Sunday, December 26, 2010

Boxing Day

Did you know....?

This holiday derives from the Old English custom of giving Christmas "boxes" to tradesmen, postmen, and servants. The original boxes were usually made of earthenware and contained money, which could be retrieved only by breaking the boxes open. These days, a gift of money is usually contained in a greeting card and given before the holiday. Where celebrated (Great Britain, Canada, and Australia), Boxing Day is welcomed as a quiet day of recuperation from the season's hectic festivities. It is also the biggest day of the year for soccer playoffs.

Tuesday, December 21, 2010

In Honor of the Winter Sostice

Dimmest and brightest month am I;
My short days end, my lengthening days begin;
What matters more or less Sun in the sky,
When all is Sun within?

–C. G. Rossetti (183094)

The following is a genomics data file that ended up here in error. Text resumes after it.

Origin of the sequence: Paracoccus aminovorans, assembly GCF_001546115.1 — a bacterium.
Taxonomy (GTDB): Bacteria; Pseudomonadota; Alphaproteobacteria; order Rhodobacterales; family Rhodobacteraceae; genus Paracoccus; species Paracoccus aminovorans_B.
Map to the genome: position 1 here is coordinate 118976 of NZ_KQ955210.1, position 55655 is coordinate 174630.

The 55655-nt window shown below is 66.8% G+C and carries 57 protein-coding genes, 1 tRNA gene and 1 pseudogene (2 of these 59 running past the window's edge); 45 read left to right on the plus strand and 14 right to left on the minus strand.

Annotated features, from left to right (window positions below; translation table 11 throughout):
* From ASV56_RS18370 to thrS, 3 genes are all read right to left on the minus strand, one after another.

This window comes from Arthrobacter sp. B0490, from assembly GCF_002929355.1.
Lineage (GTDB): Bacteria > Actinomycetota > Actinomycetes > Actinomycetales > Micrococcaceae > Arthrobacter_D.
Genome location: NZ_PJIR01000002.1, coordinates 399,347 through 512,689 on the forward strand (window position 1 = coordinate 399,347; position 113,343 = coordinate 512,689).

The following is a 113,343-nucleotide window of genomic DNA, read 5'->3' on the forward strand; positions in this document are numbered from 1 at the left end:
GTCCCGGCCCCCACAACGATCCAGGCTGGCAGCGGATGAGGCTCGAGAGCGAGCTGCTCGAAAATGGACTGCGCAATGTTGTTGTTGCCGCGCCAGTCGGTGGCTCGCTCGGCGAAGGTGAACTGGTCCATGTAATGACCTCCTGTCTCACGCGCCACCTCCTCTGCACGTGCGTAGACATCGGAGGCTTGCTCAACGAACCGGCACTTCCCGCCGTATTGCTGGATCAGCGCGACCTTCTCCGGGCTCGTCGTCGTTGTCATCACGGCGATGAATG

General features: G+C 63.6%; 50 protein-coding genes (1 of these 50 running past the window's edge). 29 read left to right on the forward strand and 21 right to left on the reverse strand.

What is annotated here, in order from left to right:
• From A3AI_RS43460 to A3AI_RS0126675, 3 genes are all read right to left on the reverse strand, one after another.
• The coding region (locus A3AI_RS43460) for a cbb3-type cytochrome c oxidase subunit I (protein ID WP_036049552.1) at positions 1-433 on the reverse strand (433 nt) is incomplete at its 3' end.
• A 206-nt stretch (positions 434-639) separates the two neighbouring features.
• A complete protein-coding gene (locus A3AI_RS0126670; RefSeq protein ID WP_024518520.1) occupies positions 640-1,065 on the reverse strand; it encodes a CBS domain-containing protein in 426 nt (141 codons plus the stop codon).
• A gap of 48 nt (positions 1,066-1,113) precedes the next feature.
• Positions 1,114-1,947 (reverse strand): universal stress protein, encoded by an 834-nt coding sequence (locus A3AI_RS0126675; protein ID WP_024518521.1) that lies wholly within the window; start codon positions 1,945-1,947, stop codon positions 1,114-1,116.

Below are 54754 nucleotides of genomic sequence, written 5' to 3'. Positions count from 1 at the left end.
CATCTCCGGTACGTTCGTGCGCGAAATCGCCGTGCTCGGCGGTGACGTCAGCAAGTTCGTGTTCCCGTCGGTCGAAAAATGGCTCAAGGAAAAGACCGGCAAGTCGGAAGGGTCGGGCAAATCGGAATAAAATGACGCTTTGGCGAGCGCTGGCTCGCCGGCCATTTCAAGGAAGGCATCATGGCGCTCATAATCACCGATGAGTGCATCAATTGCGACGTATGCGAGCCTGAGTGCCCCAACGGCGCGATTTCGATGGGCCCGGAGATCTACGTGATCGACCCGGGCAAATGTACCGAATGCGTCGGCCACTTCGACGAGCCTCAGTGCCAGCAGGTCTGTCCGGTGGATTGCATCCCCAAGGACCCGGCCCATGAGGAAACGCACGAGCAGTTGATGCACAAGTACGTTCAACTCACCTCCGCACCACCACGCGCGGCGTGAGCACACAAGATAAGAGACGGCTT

The solstice arrives today at 6:38 PM. Oh hurray for the shortest day and onwards to more sunlight each and every day thereafter!

Sunday, December 19, 2010

Winter Solstice

The Woods and Snow

It's been snowing every day here for a week. Yesterday I had the chance to go for a walk in the woods. It was really quiet in there with the light and fluffy snow falling. It was also very beautiful. It reminded me of this old poem I remembered reading as a school girl. I knew it was probably a Robert Frost poem... and so I went to search for it via the google. Here it is;

Stopping by Woods on a Snowy Evening